Plenty of today's fashion brands are still producing collections featuring prints heavily inspired by the movement, including cult brand House of Sunny with its covetable bodycon midi dresses, as well as Emilio Pucci, paying tribute to the brand's founder who was dubbed the 'Prince of Prints' for his esteemed geometrics.
The statement maxi
Featuring a jazzy, statement print, this piece by Natalie and Alanna is guaranteed to make an impact. Created from polyester satin, the dress is trimmed with frothy marabou feathers and a plunging keyhole cut-out. Style with big hair, platform heels and a no-nonsense attitude.
Paired with the classic mini skirt, knee-high boots ruled the 1960s footwear scene alongside go-go boots. Heels were not overly high, certainly not in comparison to some of the vertiginous styles we see today, but they still felt cool and chic. Go-gos were white and mid-calf in height, as defined by top designer of the moment, André Courrèges, and made for the perfect accompaniment to a Space Age ensemble.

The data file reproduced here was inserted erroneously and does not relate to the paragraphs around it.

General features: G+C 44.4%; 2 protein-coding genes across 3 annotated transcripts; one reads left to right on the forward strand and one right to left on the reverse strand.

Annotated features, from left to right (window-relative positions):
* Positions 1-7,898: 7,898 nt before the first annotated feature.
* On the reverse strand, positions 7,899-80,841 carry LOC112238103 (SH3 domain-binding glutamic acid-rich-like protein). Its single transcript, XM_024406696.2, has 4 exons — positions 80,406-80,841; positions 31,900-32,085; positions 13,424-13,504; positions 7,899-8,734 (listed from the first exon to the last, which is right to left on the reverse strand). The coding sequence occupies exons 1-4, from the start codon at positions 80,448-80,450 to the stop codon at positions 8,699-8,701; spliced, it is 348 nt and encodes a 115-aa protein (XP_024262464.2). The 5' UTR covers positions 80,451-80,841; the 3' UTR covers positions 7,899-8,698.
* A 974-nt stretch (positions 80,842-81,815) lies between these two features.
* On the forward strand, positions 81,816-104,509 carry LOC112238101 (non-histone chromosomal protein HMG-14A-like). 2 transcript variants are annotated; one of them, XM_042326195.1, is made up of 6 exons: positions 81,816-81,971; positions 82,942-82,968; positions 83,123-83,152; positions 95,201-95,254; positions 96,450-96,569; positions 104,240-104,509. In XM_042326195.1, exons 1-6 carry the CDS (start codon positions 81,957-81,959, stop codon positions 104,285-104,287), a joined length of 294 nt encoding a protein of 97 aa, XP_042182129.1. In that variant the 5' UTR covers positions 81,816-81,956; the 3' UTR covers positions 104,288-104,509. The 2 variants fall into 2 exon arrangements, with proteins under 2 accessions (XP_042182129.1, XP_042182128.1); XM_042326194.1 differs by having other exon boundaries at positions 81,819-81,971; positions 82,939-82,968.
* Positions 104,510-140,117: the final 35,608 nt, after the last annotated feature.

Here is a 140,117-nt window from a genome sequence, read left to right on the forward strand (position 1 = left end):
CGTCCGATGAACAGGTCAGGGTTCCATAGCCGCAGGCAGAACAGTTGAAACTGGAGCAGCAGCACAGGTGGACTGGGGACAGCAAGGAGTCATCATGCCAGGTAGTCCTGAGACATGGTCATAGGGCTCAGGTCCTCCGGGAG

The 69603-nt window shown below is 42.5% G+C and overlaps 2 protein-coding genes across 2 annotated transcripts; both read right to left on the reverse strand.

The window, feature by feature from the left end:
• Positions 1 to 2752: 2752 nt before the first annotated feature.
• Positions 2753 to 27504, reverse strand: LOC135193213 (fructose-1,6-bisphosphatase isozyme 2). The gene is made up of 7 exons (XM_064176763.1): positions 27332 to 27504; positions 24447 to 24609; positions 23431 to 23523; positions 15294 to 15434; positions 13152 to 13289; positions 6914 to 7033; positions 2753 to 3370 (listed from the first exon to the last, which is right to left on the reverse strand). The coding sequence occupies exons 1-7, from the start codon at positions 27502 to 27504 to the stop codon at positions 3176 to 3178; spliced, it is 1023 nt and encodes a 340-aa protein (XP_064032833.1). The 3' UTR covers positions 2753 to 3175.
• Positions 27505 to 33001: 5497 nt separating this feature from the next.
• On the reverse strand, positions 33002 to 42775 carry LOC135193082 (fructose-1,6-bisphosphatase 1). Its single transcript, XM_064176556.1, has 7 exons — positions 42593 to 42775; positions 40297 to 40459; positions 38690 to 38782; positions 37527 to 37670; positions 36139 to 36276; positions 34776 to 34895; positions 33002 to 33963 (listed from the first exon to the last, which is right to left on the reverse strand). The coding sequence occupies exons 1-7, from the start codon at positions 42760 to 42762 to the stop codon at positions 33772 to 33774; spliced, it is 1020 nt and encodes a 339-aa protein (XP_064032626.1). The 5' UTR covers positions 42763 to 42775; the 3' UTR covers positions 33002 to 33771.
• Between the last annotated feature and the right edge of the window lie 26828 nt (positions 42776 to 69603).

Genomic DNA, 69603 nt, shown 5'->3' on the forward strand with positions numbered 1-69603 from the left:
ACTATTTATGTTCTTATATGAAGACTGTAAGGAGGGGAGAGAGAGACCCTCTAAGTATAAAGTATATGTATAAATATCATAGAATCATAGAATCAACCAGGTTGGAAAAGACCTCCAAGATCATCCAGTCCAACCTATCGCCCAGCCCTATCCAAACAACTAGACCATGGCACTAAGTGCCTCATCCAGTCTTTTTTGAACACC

The classic go-gos
Crafted from quality crocodile effect leather, these Terry de Havilland boots are the retro style seeker's idea of footwear heaven. Style yours with a sheer mini dress and feline flick eyeliner to bring the 60s It-girl look into the 21st century.
This trend was embraced by free-spirited counterculturalists breaking away from the traditional social mould, and it came to symbolise all things peace-related. The idea of clothing as a form of protest gained traction, and many adopted a DIY approach, getting their hands dirty and creating their own tie-dye designs.
The shibori midi
Tie-dye often has a hippyish, rustic feel, but Altuzarra's Philomena dress has an air of chic. Crafted from silk, the piece features flattering waist ties and a plunging neckline and would look great for the evening with minimalist heels and a sleek clutch.
The dress style began its life as a short nightgown, designed by Sylvia Pedlar in 1942 in response to wartime fabric rationing. Versions for children were then created – generally the style is defined by its empire line neckline and flowy skirt which made it easier mothers to change nappies.
The cinematic release of Tennessee Williams' Babydoll, in which actress Carroll Baker wore a short-sleeved frill version, is thought to mark the origin of the dress style's name. In the 1960s, Twiggy paired hers with her now-iconic eye makeup look and T-bar Mary Janes, and thousands of others followed suit.
The romantic babydoll
With ruffle-lined seams, this saccharine pink mini by Sister Jane has a playful girlishness about it. Created from organza jacquard, the tiered shape is reminiscent of an antique fairy doll. Team with a padded headband and metallic platforms for an outdoor soirée.